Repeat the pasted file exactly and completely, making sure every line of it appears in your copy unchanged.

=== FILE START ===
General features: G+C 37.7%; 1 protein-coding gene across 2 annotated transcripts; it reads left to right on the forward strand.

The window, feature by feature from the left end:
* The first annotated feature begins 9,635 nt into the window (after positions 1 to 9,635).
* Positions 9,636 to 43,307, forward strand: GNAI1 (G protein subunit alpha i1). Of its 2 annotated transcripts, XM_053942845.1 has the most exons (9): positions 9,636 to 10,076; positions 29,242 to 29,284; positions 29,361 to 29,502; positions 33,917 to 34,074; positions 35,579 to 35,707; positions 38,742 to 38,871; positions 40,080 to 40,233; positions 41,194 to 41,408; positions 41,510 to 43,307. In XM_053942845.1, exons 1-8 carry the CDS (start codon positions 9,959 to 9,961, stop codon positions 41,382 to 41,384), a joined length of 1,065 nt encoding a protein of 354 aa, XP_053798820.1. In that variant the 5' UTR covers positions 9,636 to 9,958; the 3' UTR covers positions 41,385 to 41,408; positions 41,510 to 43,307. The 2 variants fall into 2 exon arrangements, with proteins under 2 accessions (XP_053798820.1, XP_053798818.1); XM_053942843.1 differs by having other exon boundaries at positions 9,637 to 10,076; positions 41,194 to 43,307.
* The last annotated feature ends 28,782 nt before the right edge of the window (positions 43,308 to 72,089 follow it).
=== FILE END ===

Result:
General features: G+C 37.7%; 1 protein-coding gene across 2 annotated transcripts; it reads left to right on the forward strand.

The window, feature by feature from the left end:
* The first annotated feature begins 9,635 nt into the window (after positions 1 to 9,635).
* Positions 9,636 to 43,307, forward strand: GNAI1 (G protein subunit alpha i1). Of its 2 annotated transcripts, XM_053942845.1 has the most exons (9): positions 9,636 to 10,076; positions 29,242 to 29,284; positions 29,361 to 29,502; positions 33,917 to 34,074; positions 35,579 to 35,707; positions 38,742 to 38,871; positions 40,080 to 40,233; positions 41,194 to 41,408; positions 41,510 to 43,307. In XM_053942845.1, exons 1-8 carry the CDS (start codon positions 9,959 to 9,961, stop codon positions 41,382 to 41,384), a joined length of 1,065 nt encoding a protein of 354 aa, XP_053798820.1. In that variant the 5' UTR covers positions 9,636 to 9,958; the 3' UTR covers positions 41,385 to 41,408; positions 41,510 to 43,307. The 2 variants fall into 2 exon arrangements, with proteins under 2 accessions (XP_053798820.1, XP_053798818.1); XM_053942843.1 differs by having other exon boundaries at positions 9,637 to 10,076; positions 41,194 to 43,307.
* The last annotated feature ends 28,782 nt before the right edge of the window (positions 43,308 to 72,089 follow it).